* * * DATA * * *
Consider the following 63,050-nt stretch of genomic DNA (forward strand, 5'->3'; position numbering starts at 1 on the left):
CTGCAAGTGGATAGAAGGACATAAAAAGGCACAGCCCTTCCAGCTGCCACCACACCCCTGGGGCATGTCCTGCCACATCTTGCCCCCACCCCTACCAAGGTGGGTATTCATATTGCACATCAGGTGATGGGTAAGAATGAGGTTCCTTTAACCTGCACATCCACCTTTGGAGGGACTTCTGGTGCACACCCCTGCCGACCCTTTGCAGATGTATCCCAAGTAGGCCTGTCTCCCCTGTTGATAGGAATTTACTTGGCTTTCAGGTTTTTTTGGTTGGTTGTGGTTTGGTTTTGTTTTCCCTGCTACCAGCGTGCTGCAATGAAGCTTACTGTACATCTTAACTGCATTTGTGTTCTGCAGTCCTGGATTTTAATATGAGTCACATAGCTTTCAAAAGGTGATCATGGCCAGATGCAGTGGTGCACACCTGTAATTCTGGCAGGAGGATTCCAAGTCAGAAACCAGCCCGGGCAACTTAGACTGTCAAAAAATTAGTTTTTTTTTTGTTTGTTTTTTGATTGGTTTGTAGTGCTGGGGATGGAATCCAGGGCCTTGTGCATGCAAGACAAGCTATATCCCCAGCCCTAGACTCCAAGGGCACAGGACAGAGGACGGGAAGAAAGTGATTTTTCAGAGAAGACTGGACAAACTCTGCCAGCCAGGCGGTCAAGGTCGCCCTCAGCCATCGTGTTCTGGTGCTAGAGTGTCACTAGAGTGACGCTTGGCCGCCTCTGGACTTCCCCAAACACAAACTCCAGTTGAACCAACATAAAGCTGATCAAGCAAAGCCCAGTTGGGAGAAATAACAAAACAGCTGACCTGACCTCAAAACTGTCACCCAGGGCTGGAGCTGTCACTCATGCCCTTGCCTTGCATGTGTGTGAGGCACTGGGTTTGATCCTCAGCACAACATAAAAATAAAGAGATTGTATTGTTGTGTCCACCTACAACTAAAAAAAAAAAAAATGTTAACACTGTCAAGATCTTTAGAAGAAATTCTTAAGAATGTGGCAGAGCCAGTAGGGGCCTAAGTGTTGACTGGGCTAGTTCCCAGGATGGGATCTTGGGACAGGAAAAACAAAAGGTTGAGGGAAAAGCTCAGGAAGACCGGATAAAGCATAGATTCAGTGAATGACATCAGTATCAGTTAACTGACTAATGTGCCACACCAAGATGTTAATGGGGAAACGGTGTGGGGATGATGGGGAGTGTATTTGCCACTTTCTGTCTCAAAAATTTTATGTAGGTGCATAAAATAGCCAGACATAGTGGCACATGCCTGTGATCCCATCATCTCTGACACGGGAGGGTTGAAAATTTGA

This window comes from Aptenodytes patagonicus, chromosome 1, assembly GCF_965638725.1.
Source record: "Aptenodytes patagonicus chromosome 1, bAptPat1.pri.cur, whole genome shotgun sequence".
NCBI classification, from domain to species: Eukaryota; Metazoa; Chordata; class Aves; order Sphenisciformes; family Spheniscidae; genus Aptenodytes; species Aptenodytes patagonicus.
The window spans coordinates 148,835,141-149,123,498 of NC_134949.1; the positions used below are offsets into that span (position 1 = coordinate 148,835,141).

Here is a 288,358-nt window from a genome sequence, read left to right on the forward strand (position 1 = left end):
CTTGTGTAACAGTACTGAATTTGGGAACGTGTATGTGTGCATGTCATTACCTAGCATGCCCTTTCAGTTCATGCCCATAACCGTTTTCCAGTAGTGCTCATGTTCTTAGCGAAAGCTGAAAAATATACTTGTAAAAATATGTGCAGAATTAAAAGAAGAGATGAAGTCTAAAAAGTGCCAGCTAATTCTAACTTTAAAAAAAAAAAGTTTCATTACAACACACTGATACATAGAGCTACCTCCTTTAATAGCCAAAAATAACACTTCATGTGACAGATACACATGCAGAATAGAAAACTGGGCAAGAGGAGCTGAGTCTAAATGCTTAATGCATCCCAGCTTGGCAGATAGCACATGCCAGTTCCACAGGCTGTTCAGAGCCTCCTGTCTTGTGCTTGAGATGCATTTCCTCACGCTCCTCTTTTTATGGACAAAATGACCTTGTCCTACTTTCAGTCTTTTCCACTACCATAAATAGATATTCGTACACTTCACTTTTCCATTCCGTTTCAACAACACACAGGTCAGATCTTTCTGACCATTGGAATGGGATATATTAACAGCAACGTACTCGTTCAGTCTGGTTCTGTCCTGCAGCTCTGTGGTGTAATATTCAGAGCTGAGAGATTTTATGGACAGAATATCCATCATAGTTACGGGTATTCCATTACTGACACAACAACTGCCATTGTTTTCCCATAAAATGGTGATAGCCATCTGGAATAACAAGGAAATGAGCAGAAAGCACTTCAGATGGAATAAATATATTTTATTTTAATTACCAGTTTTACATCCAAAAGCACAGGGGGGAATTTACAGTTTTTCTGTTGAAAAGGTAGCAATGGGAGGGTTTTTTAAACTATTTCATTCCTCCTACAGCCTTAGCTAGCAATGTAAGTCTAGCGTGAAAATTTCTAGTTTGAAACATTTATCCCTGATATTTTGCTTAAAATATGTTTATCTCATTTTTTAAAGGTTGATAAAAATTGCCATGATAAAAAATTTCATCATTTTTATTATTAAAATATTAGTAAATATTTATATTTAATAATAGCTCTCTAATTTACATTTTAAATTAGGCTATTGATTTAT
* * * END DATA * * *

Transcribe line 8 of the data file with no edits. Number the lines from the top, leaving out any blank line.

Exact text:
CTTGTGTAACAGTACTGAATTTGGGAACGTGTATGTGTGCATGTCATTACCTAGCATGCCCTTTCAGTTCATGCCCATAACCGTTTTCCAGTAGTGCTCATGTTCTTAGCGAAAGCTGAAAAATATACTTGTAAAAATATGTGCAGAATTAAAAGAAGAGATGAAGTCTAAAAAGTGCCAGCTAATTCTAACTTTAAAAAAAAAAAGTTTCATTACAACACACTGATACATAGAGCTACCTCCTTTAATAGCCAAAAATAACACTTCATGTGACAGATACACATGCAGAATAGAAAACTGGGCAAGAGGAGCTGAGTCTAAATGCTTAATGCATCCCAGCTTGGCAGATAGCACATGCCAGTTCCACAGGCTGTTCAGAGCCTCCTGTCTTGTGCTTGAGATGCATTTCCTCACGCTCCTCTTTTTATGGACAAAATGACCTTGTCCTACTTTCAGTCTTTTCCACTACCATAAATAGATATTCGTACACTTCACTTTTCCATTCCGTTTCAACAACACACAGGTCAGATCTTTCTGACCATTGGAATGGGATATATTAACAGCAACGTACTCGTTCAGTCTGGTTCTGTCCTGCAGCTCTGTGGTGTAATATTCAGAGCTGAGAGATTTTATGGACAGAATATCCATCATAGTTACGGGTATTCCATTACTGACACAACAACTGCCATTGTTTTCCCATAAAATGGTGATAGCCATCTGGAATAACAAGGAAATGAGCAGAAAGCACTTCAGATGGAATAAATATATTTTATTTTAATTACCAGTTTTACATCCAAAAGCACAGGGGGGAATTTACAGTTTTTCTGTTGAAAAGGTAGCAATGGGAGGGTTTTTTAAACTATTTCATTCCTCCTACAGCCTTAGCTAGCAATGTAAGTCTAGCGTGAAAATTTCTAGTTTGAAACATTTATCCCTGATATTTTGCTTAAAATATGTTTATCTCATTTTTTAAAGGTTGATAAAAATTGCCATGATAAAAAATTTCATCATTTTTATTATTAAAATATTAGTAAATATTTATATTTAATAATAGCTCTCTAATTTACATTTTAAATTAGGCTATTGATTTAT